- Date, John C., RANVR (Rtd)
- WWII operations, History - WW2
- RAN Ships
- HMAS Canberra I
- September 1989 edition of the Naval Historical Review (all rights reserved)
On the 8/9 August, 1942, a controversial naval battle took place in the Solomon Islands, South West Pacific. It was a rebounding success for the Japanese and a tragic loss to the Allies of four heavy cruisers sunk and considerable damage to other ships resulting in the loss of over 1,000 navy men and with over 700 wounded.
The Japanese admiral took a gamble to attack at night and was to be most surprised with the good fortune that worked in his favour.
The episode began with the first amphibious operation by American ground forces in the retaking of Japanese occupied territories at points of Tulagi and Guadalcanal in the Solomon Islands which was covered by an Allied naval force to protect the transports and landing beachheads.
A strong Japanese force of cruisers had spent the previous day in travelling south from the Rabaul area and in the early hours of the morning of 9 August, 1942 swept round Savo Island, passing between the picquet destroyers Blue and Ralph Talbot both equipped with radar that failed to detect the enemy force, although the Japanese had the destroyers under surveillance. They then surprised the first Allied cruisers, hitting HMAS Canberra which was later to sink and badly damaging the USS Chicago, and continued on to catch unawares, and engage, a second Allied cruiser force consisting of USS Vincennes, Quincy and Astoria, causing the loss of the three cruisers and damage to US destroyers, without any loss to the Japanese ships.
On the immediate scene, some warning was given by the sighting and reporting of Japanese observer planes flying overhead, and by the US destroyer Patterson of unknown ships entering the harbour, but the Allied ships were presumably not prepared to accept the reality of the situation. Individual ship commanders were aware of the Japanese as being within striking distance of Savo Sound and so without the necessity of further direction from their admiral, it was their responsibility to be prepared for any eventuality.
The American historian Samuel Eliot Morison writing ten years after the event (1), named ‘unfortunate circumstances’ for the debacle, one being the lack of communication from a Royal Australian Air Force Lockheed Hudson aircraft A16-218 of 32 Squadron operating out of the Fall River Base, Milne Bay in New Guinea to the sighting of the enemy force at 1026/8 August. Morison went on to say (2) that failures in ship identification and communications were ‘enough to explain why Vice-Admiral Gunichi Mikawa managed to make his approach undetected’. In reality, Morison was stating that the pilot of the Hudson Sgt W.J. Stutt failed to break radio silence, did not return directly to his base with the vital information that he had sighted an enemy force approximately 150 miles from Rabaul but spent the next few hours on reconnaissance and on landing having tea before filing his report. The advice given to Morison appears a misrepresentation of the true facts and now other writers are similarly laying the blame against the lack of reporting from the Australian Hudson plane as the first mistake in a battle of many errors and therefore the main contributing reason for the Savo Island battle disaster.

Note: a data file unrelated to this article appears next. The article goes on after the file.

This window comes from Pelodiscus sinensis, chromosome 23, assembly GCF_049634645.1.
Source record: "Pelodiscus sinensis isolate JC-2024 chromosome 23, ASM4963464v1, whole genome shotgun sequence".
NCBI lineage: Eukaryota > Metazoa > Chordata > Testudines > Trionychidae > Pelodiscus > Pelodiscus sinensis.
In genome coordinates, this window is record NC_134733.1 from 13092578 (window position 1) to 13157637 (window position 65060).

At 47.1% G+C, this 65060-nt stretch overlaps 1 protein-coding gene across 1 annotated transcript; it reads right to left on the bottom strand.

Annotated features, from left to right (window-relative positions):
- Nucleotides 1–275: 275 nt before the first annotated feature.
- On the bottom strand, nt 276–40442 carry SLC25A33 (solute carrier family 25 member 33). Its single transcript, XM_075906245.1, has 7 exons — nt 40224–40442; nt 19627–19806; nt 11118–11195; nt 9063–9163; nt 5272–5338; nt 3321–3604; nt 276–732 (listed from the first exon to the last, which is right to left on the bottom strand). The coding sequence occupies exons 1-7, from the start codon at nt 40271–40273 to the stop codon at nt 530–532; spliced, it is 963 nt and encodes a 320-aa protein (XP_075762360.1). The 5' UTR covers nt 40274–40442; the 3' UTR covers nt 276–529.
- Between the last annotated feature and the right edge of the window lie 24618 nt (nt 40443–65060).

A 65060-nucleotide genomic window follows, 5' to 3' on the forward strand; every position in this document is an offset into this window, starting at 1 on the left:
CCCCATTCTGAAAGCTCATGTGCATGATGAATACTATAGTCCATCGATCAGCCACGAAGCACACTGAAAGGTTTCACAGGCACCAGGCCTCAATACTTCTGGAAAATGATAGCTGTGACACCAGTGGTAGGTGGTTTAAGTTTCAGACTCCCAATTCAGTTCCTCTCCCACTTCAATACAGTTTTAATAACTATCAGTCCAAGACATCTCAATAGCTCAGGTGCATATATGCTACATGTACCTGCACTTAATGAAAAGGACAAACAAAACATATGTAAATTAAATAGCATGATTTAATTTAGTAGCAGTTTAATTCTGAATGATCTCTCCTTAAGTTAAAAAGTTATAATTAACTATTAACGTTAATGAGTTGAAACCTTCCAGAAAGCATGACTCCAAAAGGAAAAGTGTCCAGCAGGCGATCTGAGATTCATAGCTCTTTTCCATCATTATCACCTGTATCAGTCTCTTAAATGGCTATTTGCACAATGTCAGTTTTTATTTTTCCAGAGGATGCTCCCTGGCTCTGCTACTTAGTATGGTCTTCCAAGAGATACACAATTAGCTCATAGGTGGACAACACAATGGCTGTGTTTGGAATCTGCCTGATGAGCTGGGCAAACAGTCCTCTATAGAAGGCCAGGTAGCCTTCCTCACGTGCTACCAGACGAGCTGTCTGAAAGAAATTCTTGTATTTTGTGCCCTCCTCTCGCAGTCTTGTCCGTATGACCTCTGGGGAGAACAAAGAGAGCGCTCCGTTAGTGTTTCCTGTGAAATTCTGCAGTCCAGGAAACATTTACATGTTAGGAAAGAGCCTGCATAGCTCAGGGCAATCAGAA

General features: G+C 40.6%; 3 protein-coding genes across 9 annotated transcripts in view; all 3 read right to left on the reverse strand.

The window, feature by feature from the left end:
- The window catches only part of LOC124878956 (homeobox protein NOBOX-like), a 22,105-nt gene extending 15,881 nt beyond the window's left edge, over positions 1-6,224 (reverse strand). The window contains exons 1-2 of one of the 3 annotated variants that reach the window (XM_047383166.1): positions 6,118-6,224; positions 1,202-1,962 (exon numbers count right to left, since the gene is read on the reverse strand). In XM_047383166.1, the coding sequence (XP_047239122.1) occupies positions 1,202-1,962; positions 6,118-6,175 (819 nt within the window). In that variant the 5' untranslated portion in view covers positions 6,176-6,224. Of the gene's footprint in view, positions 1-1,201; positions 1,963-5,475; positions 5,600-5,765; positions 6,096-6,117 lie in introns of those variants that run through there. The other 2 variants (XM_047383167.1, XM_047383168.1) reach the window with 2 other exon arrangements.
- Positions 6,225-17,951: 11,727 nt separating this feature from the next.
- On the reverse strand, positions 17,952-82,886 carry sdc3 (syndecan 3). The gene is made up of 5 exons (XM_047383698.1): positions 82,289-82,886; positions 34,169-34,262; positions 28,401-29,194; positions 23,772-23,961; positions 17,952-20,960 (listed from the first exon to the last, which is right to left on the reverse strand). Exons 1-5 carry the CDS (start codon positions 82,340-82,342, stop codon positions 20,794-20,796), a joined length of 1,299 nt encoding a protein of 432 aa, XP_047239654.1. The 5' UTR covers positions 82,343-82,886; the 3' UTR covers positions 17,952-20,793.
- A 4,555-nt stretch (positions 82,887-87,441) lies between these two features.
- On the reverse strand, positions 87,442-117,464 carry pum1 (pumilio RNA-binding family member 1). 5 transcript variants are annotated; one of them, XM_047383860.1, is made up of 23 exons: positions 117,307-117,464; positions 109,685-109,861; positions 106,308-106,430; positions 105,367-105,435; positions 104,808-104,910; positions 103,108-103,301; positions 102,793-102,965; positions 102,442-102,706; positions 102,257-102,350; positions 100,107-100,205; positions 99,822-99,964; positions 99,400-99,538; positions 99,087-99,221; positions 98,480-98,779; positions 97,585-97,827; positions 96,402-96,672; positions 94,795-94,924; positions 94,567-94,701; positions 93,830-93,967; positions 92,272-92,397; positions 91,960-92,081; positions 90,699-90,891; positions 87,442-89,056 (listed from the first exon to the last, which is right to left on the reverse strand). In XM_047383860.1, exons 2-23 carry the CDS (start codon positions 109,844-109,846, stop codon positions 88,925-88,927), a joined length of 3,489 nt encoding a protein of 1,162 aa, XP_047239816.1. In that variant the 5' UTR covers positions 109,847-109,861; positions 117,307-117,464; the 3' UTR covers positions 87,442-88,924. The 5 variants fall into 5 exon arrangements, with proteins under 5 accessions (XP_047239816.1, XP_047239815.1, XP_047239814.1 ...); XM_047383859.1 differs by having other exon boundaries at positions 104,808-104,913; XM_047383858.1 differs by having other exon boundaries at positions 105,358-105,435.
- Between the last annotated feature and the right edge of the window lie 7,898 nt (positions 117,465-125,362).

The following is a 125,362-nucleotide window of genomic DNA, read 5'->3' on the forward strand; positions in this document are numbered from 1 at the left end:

This is most unfortunate and is entirely incorrect, being at variance to the true facts.
In order to show that Stutt did broadcast an immediate enemy report, a great deal of exhaustive research was undertaken by W.F. Martin Clemens, who is a Companion of the United States and the coastwatcher hero on Guadalcanal; Mrs Lloyd Milne the wife of the pilot of a second Hudson that sighted Mikawa 35 minutes later, and who by checking reports preserved in the Library of War History, Department of the Naval Defence College, Japan, listed the equivalent time of 1027 as receipt by Mikawa of Stutt’s radio message; G. Herman Gill who prepared the Official History of the Royal Australian Navy 1942-45 (published in 1969); and A.J. Sweeting, General Editor of Official War History.
The findings have been most ably presented in a paper by Captain Emile L. Bonnot USNR (Ret) in 1988 (3) stating that ‘Stutt’s radio message from the Hudson plane had been received by the following:
- USS Vincennes in that Captain Reifkohl the Commanding Officer made mention of it in his orders on the afternoon on 8 August
- USS Astoria as Lt.Cmdr. Walter B. Davidson said he had a report in the morning
- USS Enterprise by Lieut and Assistant Gunnery Officer Elias B. Mott saying the report was placed on their Status Board in the early afternoon
- HMAS Canberra with Cmdr. E.J. Wright, control officer of the after 8” guns, stating that they had the report when he came off watch at sunset
- MacArthur’s SW Pacific Area Headquarters Station Report No. 350 1817/8 repeated over Bells radio and read by Rear Admiral V.A.C. Crutchley at 1839/8, repeated over Fox radio and read by Rear Admiral R.A. Turner at 1845/8,
and incredibly logged by Mikawa the Japanese admiral at the stated time of transmission.’